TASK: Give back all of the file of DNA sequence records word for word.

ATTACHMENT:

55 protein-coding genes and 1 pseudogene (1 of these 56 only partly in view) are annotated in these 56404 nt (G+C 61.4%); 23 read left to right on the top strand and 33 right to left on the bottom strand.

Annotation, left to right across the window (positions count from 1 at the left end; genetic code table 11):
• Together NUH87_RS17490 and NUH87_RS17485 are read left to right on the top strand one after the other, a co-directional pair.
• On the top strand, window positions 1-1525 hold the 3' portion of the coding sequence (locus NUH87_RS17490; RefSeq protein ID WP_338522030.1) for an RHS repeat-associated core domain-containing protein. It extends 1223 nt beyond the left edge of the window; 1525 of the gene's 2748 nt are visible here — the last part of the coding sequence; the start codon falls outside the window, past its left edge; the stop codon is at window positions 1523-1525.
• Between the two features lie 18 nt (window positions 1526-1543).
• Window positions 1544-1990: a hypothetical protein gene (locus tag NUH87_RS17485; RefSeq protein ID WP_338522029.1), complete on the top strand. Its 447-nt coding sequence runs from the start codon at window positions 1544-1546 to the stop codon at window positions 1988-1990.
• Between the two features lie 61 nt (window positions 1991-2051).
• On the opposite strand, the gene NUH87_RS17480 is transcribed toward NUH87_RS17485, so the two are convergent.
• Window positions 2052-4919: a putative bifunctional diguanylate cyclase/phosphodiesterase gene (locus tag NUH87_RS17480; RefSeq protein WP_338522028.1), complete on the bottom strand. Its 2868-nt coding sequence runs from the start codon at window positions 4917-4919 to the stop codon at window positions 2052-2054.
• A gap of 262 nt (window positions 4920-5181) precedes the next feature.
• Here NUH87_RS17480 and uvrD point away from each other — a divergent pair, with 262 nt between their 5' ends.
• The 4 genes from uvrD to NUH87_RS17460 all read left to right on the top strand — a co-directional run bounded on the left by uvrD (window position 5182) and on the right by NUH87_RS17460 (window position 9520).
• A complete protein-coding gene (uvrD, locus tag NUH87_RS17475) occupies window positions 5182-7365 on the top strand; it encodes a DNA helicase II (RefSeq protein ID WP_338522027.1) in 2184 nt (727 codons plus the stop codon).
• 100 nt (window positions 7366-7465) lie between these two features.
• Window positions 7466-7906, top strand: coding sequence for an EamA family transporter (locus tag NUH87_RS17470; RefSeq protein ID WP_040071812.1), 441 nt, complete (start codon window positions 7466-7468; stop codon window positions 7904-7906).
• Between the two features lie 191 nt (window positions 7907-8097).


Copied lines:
55 protein-coding genes and 1 pseudogene (1 of these 56 only partly in view) are annotated in these 56404 nt (G+C 61.4%); 23 read left to right on the top strand and 33 right to left on the bottom strand.

Annotation, left to right across the window (positions count from 1 at the left end; genetic code table 11):
• Together NUH87_RS17490 and NUH87_RS17485 are read left to right on the top strand one after the other, a co-directional pair.
• On the top strand, window positions 1-1525 hold the 3' portion of the coding sequence (locus NUH87_RS17490; RefSeq protein ID WP_338522030.1) for an RHS repeat-associated core domain-containing protein. It extends 1223 nt beyond the left edge of the window; 1525 of the gene's 2748 nt are visible here — the last part of the coding sequence; the start codon falls outside the window, past its left edge; the stop codon is at window positions 1523-1525.
• Between the two features lie 18 nt (window positions 1526-1543).
• Window positions 1544-1990: a hypothetical protein gene (locus tag NUH87_RS17485; RefSeq protein ID WP_338522029.1), complete on the top strand. Its 447-nt coding sequence runs from the start codon at window positions 1544-1546 to the stop codon at window positions 1988-1990.
• Between the two features lie 61 nt (window positions 1991-2051).
• On the opposite strand, the gene NUH87_RS17480 is transcribed toward NUH87_RS17485, so the two are convergent.
• Window positions 2052-4919: a putative bifunctional diguanylate cyclase/phosphodiesterase gene (locus tag NUH87_RS17480; RefSeq protein WP_338522028.1), complete on the bottom strand. Its 2868-nt coding sequence runs from the start codon at window positions 4917-4919 to the stop codon at window positions 2052-2054.
• A gap of 262 nt (window positions 4920-5181) precedes the next feature.
• Here NUH87_RS17480 and uvrD point away from each other — a divergent pair, with 262 nt between their 5' ends.
• The 4 genes from uvrD to NUH87_RS17460 all read left to right on the top strand — a co-directional run bounded on the left by uvrD (window position 5182) and on the right by NUH87_RS17460 (window position 9520).
• A complete protein-coding gene (uvrD, locus tag NUH87_RS17475) occupies window positions 5182-7365 on the top strand; it encodes a DNA helicase II (RefSeq protein ID WP_338522027.1) in 2184 nt (727 codons plus the stop codon).
• 100 nt (window positions 7366-7465) lie between these two features.
• Window positions 7466-7906, top strand: coding sequence for an EamA family transporter (locus tag NUH87_RS17470; RefSeq protein ID WP_040071812.1), 441 nt, complete (start codon window positions 7466-7468; stop codon window positions 7904-7906).
• Between the two features lie 191 nt (window positions 7907-8097).